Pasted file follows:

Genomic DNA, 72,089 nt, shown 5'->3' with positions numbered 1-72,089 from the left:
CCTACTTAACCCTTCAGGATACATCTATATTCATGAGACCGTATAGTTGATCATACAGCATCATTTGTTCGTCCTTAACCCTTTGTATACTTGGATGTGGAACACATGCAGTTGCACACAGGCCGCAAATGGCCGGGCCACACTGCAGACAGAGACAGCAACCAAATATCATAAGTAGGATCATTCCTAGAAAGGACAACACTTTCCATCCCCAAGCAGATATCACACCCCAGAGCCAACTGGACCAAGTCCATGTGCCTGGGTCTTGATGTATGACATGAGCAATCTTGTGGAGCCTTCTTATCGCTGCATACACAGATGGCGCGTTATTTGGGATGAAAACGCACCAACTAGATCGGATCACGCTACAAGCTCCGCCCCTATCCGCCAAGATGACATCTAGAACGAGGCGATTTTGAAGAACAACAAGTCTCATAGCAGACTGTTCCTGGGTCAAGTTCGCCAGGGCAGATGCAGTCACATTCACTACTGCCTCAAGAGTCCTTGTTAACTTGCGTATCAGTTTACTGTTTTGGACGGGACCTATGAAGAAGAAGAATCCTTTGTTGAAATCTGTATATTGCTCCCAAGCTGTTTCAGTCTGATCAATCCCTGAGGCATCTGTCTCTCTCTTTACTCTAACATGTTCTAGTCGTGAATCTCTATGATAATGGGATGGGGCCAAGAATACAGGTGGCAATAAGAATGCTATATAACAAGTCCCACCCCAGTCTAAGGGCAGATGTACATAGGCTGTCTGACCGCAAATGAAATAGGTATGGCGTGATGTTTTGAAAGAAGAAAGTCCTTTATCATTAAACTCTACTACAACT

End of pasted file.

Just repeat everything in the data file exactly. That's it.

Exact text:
Genomic DNA, 72,089 nt, shown 5'->3' with positions numbered 1-72,089 from the left:
CCTACTTAACCCTTCAGGATACATCTATATTCATGAGACCGTATAGTTGATCATACAGCATCATTTGTTCGTCCTTAACCCTTTGTATACTTGGATGTGGAACACATGCAGTTGCACACAGGCCGCAAATGGCCGGGCCACACTGCAGACAGAGACAGCAACCAAATATCATAAGTAGGATCATTCCTAGAAAGGACAACACTTTCCATCCCCAAGCAGATATCACACCCCAGAGCCAACTGGACCAAGTCCATGTGCCTGGGTCTTGATGTATGACATGAGCAATCTTGTGGAGCCTTCTTATCGCTGCATACACAGATGGCGCGTTATTTGGGATGAAAACGCACCAACTAGATCGGATCACGCTACAAGCTCCGCCCCTATCCGCCAAGATGACATCTAGAACGAGGCGATTTTGAAGAACAACAAGTCTCATAGCAGACTGTTCCTGGGTCAAGTTCGCCAGGGCAGATGCAGTCACATTCACTACTGCCTCAAGAGTCCTTGTTAACTTGCGTATCAGTTTACTGTTTTGGACGGGACCTATGAAGAAGAAGAATCCTTTGTTGAAATCTGTATATTGCTCCCAAGCTGTTTCAGTCTGATCAATCCCTGAGGCATCTGTCTCTCTCTTTACTCTAACATGTTCTAGTCGTGAATCTCTATGATAATGGGATGGGGCCAAGAATACAGGTGGCAATAAGAATGCTATATAACAAGTCCCACCCCAGTCTAAGGGCAGATGTACATAGGCTGTCTGACCGCAAATGAAATAGGTATGGCGTGATGTTTTGAAAGAAGAAAGTCCTTTATCATTAAACTCTACTACAACT